Another possibility is to load malware, such as a virus, onto the computer and have it lay dormant and spreading to other computers, memory sticks and pretty much anything else that can hold data, then suddenly strike to do some damage, such as wiping a hard drive off all stored data, for instance. Or the hacker could load up spyware to learn the admin passwords to gain more control later -- or to gain access to personal info to use in identity theft.

Other times a hacker might be looking to gain access just for bragging rights and does no real damage. Still, the dangers are too high to rely on this being the case, and once a hacker has compromised your system, even if only for bragging rights, you can be sure that other hackers who do have more malicious motives in mind will test their skill on your system.

Back to Computer and Network Security Terminology

What Can I Do to Protect Myself?

The first thing you can do is make sure you keep yourself protected with a good password that an attacker would not be able to guess, and keep that password to yourself. One common way a hacker will get access is by tricking the victim onto giving the hacker his/her password and username. Another common mistake is to use a password that a hacker could easily guess.

Using proper names, words in the dictionary, or sequential numbers (eg password: 1234apple). These passwords are too easy for a hacker to guess, so throw in a mixture of uppercase and lowercase letters, numbers, special characters and don't use any names or words, at least not without mixing deliberate mis-spellings, replacement of parts of the word with something else, and combining multiple words together with special characters, and numbers. The biggest thing is don't be predictable about anything except not sharing your password with anyone.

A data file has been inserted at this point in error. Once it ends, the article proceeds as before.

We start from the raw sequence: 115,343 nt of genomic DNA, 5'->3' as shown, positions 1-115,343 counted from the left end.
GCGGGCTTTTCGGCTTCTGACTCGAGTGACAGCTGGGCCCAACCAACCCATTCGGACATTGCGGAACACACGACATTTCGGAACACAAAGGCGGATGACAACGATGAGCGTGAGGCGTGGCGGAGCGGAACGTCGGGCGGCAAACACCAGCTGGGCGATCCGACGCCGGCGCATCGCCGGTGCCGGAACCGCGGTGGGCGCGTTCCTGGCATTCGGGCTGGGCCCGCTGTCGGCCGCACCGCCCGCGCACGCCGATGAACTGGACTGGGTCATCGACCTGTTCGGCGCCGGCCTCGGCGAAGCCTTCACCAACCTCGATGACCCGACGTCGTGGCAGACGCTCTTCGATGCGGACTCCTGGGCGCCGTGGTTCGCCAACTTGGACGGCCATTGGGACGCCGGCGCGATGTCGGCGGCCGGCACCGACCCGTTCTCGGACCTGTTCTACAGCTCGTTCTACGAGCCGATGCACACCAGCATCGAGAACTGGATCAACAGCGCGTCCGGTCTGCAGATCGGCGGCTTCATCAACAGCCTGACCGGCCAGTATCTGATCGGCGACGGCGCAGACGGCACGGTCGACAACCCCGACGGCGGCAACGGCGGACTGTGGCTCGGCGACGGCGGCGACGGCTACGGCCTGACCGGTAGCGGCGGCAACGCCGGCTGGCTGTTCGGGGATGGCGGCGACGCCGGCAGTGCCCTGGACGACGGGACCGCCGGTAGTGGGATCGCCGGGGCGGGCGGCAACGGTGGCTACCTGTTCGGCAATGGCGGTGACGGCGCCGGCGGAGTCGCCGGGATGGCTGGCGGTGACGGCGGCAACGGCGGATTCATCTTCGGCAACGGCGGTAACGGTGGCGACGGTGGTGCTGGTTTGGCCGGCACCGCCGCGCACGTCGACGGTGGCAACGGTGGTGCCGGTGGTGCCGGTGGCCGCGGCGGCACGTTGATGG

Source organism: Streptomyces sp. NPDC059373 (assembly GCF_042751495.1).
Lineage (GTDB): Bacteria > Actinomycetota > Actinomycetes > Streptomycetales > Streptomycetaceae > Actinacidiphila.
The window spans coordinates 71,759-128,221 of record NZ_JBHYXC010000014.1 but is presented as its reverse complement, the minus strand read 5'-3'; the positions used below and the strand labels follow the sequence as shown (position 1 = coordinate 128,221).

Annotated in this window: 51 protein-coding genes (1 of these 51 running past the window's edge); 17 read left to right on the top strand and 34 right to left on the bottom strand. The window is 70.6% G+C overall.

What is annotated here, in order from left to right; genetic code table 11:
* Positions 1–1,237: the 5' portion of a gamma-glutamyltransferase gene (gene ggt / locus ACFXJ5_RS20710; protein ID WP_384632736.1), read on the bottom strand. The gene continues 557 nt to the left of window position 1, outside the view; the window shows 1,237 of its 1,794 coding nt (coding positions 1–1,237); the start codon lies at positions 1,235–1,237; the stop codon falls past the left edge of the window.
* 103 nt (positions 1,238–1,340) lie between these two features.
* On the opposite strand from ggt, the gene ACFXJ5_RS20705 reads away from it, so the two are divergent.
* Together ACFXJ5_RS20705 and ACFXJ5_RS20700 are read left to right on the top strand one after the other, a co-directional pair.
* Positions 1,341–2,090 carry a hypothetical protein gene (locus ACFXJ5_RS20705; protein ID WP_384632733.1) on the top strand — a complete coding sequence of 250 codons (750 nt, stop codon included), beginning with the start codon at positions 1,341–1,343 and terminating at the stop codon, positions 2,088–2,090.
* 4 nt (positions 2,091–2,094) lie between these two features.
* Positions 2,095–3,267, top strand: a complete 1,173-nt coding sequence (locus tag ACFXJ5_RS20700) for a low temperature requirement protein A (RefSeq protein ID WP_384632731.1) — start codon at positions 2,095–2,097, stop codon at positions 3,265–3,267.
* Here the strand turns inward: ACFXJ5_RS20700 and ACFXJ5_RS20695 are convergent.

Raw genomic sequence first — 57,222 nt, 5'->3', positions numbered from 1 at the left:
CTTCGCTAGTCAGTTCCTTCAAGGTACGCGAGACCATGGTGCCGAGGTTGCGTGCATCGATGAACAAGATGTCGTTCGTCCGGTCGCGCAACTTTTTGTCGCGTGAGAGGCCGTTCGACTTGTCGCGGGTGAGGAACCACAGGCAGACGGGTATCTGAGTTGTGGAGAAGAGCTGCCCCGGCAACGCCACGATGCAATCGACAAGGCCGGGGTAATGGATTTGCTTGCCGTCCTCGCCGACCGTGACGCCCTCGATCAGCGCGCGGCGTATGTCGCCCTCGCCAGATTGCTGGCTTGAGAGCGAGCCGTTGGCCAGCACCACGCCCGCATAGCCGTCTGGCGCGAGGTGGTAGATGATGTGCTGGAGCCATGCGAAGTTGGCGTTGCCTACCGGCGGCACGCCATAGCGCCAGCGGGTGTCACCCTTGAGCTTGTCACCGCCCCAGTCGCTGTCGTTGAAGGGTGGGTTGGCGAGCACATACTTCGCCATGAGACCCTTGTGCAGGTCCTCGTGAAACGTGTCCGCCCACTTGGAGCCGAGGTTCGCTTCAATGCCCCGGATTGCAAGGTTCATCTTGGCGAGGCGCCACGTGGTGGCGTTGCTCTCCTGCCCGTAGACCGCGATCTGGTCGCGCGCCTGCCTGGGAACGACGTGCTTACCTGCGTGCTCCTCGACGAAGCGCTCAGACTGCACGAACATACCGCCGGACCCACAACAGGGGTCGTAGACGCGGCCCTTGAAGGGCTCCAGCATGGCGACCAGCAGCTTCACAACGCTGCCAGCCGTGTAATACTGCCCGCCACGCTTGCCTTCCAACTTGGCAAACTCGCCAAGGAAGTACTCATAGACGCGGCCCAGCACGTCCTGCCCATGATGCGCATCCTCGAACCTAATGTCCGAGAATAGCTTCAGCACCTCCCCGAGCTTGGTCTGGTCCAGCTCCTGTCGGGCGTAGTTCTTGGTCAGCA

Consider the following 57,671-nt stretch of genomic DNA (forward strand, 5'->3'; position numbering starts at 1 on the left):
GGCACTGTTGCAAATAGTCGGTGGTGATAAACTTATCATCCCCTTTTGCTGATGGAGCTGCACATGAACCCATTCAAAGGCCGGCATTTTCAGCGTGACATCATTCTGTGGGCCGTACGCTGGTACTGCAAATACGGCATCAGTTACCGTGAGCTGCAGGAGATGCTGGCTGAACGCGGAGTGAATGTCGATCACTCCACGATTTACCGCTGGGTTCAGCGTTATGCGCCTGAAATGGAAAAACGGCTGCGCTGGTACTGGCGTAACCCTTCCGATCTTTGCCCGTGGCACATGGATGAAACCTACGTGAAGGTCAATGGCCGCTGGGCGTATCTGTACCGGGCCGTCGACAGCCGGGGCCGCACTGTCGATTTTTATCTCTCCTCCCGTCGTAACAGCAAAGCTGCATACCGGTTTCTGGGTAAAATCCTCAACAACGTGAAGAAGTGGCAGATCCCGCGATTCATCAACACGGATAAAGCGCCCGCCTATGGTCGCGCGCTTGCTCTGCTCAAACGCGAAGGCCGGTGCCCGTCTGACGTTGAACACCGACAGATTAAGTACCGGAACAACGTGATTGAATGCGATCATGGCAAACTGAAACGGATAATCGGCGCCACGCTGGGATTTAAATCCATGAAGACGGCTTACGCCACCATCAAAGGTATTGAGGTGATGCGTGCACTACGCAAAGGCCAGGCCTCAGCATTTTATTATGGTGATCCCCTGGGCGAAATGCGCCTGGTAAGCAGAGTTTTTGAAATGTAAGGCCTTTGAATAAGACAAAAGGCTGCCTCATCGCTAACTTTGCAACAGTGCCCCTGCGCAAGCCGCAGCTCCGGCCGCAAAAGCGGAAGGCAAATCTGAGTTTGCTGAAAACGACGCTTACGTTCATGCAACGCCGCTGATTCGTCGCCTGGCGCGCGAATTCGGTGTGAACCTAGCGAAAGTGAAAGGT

Now, a strong password is a huge part of the battle, but not all of it. It still can't protect you from something harmful sneaking in with legitimate data, or a hacker from finding another way to gain access to your system, so you also need to have some protection against such things. That's where a firewall comes in. It can be either physical hardware, or a program (software) that limits access to your system to only those areas where you want access. A good firewall can also catch malware and hacking attempts before they even reach your system, thus preventing a problem from reaching you in the first place.

Still, even with the best passwords and firewalls around, things do get in one way or another. So you need to have a good program to scan for malware and remove it. Most modern anti-virus programs will scan for all of the forms of malware mentioned above and more! A good anti-virus program will catch all the most common viruses, Trojans, adwares and so on. But specialized anti-spyware programs are still the more effective at catching the spyware and adware types of malware.

Back to Computer and Network Security Terminology

On my own computer I use AVG Internet Security. Which comes with anti-virus, anti-spyware and a firewall, as well as many other features to keep your computer safe.

If you want to protect your computer from the types of attacks that went on here, you can get AVG Internet Security by clicking on either the link above or the image below:


AVG Internet Security 2014

As for protecting my website here, I've bought SiteLock to provide the security for this website, and keep the attackers out so the site remains available for people like you to learn and prosper.